Thursday, March 15, 2012

Figures and relief sculptural elements.

Pow! I have bunches of things going on in order to get ready for 'Merican-Tastic!'  Which, although it is still 3 1/2 months until the promotional show (more on that in a future post), and 4 1/2 months until 'Merican-Tastic!' proper, I still have a ton of things to complete and so far, only one piece is totally done.  Not exactly where I would like to be as far as progress goes, but realistically this 'studio free-for-all' is why I got into being an artist in the first place.

Some of this new work will also have figures, dolls, dudes, whatever you want to call them.  I started to become interested in using the surface of the canvas as a base to build off of back in graduate school.  I messed around with building onto the surface for years, but my first real success came when I made Barbarians at the Gate back in 2004.

The final piece contains cardboard castles covered in fabric and then a coat of cement for texture, a figure made from paper, fabric, and chicken wire.  You'll also notice a couple areas of rope/stitching.  This is what I call a 'Tummy-Tuck' and it is basically something I will do to cinch-up areas of loosely stretched canvas to make them tighter.  Obviously, I could just re-stretch the canvas, but I actually like the visual contribution of the 'Tummy-Tuck', so if anything, I accentuate its presence.  Hey, if you can't do something well, at least do it with some panache!

Anyway, from time-to-time, when I have 'free-range studio time' (which basically means there are no looming deadlines/shows and I can totally be a slave to whimsy) I might hunker down for a week or two and either do a bunch of idea sketching/charting, or wrap cardboard squares with fabric while I watch old episodes of Newsradio, or just make a bunch of figures/dolls/castle-components.  I have a whole shelf of these things in my studio, and they basically sit around until I get an idea where I can use them.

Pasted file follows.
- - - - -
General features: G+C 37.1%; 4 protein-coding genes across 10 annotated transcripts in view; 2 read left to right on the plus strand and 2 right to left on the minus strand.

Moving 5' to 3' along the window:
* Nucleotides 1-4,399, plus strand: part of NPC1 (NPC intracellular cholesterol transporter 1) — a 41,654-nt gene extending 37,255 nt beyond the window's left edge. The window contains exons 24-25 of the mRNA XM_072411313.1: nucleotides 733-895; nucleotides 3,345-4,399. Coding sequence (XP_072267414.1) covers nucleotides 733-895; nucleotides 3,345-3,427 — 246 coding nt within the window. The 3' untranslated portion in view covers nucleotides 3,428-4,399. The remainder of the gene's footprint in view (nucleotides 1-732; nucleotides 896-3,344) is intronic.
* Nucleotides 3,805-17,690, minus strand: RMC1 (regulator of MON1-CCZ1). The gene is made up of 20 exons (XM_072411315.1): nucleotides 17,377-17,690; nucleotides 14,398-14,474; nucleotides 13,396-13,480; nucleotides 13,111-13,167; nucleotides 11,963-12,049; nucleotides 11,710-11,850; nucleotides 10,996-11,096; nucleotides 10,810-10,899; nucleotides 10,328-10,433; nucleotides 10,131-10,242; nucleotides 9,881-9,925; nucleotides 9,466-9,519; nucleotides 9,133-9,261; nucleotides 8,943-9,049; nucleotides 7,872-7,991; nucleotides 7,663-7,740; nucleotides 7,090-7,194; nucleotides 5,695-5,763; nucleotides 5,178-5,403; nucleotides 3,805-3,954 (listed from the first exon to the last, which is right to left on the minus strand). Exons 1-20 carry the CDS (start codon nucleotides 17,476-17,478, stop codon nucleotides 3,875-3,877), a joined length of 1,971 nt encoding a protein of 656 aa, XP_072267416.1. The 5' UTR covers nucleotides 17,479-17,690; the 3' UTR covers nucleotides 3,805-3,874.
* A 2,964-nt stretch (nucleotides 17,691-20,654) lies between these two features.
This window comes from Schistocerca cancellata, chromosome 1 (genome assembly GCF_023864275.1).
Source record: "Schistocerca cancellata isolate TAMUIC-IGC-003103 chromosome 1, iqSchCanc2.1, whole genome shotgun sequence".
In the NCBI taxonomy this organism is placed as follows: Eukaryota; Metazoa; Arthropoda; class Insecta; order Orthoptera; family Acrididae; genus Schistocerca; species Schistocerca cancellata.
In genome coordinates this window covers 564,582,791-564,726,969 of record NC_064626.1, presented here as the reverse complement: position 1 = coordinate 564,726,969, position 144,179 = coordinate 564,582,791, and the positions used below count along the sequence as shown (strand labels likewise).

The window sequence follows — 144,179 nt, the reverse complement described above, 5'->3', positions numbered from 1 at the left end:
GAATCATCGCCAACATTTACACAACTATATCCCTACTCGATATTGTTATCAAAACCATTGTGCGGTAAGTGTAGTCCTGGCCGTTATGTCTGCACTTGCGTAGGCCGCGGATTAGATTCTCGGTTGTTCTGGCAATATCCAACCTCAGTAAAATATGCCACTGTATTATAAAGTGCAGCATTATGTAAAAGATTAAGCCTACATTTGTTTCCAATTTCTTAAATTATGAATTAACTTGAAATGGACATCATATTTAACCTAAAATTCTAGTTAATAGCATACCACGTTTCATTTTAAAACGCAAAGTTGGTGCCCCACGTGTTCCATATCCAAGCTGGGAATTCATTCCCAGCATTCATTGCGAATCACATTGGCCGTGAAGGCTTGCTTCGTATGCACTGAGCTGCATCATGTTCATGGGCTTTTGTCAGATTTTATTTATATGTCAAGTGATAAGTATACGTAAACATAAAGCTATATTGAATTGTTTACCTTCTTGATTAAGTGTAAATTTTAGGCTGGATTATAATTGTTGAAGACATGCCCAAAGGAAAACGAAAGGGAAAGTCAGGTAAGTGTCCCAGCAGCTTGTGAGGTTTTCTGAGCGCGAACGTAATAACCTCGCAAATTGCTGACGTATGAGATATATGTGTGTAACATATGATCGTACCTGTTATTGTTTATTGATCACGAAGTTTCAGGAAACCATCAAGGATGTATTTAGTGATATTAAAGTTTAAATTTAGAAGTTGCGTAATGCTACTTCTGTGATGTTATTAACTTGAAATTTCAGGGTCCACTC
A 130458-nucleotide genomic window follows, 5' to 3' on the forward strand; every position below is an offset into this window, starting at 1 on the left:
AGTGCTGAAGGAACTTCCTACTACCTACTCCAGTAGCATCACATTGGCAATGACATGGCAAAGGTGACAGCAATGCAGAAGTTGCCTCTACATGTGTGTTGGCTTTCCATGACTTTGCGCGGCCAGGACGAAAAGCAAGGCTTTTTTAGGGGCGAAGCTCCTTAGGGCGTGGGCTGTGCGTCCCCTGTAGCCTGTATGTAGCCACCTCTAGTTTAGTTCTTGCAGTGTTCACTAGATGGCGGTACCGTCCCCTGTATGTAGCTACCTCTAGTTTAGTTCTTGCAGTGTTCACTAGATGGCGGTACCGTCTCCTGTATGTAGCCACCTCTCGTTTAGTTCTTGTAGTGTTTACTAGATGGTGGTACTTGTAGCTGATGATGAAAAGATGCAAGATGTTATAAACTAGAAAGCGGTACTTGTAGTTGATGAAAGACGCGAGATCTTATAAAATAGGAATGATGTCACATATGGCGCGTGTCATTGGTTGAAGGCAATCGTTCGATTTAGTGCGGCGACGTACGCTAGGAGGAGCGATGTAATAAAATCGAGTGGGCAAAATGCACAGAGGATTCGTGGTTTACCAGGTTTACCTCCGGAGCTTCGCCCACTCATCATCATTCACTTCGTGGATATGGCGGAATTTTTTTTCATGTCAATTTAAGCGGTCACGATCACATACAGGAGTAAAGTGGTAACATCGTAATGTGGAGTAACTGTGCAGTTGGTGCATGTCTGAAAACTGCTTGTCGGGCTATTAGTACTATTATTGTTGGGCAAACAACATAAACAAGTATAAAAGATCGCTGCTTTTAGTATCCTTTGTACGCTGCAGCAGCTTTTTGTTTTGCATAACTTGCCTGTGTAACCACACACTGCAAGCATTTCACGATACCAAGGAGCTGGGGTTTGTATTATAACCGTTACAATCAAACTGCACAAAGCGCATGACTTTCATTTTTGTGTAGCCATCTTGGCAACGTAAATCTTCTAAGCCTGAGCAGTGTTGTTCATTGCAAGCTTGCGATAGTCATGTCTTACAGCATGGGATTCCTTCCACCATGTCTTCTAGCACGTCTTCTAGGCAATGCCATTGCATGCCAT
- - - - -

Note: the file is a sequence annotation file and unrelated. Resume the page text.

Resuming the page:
Here are some examples of figures that have sat around a while (some of them for years), just waiting to be incorporated into something.

These two figures were actually going to be mounted on the surface of Visitors back when it only had two layers of painting/imagery (one was 'innuendo', and the other one was 'hyperbole').  Eventually, they got 'edited out' and I elected to paint a third layer (almost totally obscuring the first two layers).  In a future post, I will dig up some sketch book images (and maybe 'in-progress' images if I can find a way to resurrect deleted files....and by that I mean perhaps one of my tech savvy friends knows a trick to resurrecting dead files).  To show the work in progress.  Anyway, here is the final result for Visitors:

A couple more figures (or at least a face) that will someday find their way into some project or another.

In fact, I think at least one of these was a reject from The Fantastico Mr. Bombastico (the face without a body) as seen below....... (as a side note, I spent waaayy too many hours carving out the word 'blah' on this piece).

So what does this mean for 'Merican-Tastic!'?  It means I have at least one piece that is going to have some figures in it (actually I have three pieces planned that will have figures, but plans are subject to change (just ask the original 'innuendo' and 'hyperbole')).  Here is a sneak peek at the figures very early in their construction process.

I have just roughed out the figures with newspaper, cardboard, and duct tape, and then covered them with fabric.  They still need to be primed, detail materials added and then finally painted.  I have started to carve the frame for this one (all-in-all I am looking at a minimum of 6 pieces with carved frames).  The title of the piece will be in a future post, but it is my first stab at a Hemingway 6-word story.

To wrap-up, I want to show some close-up shots from a piece called Tower of Janus which I initially created for PLAY back in 2010.  It has a mix of castles, carved wooden elements, and obnoxious chrome spray paint.  Enjoy!

A shot of the two-faced god Janus on top, and the all-seeing eye on top of a pyramid on the bottom.

Tower of Janus was also the first time I used the 'flip-panel' device in a piece since a failed 20' long drawing in undergraduate school and before that, in drawings Mike Crawford and I used to make back in 3rd grade. I liked the result enough that it will appear again in some future work.

Ohh yeah! some of that chrome spray paint goodness!  If I haven't totally crushed your insomnia yet, you can find a description of Tower of Janus at: (if you scroll down a ways, you will see an 'A' view and a 'B' view and some of the reasoning behind them) which ought to be just enough egghead jibber-jab to let

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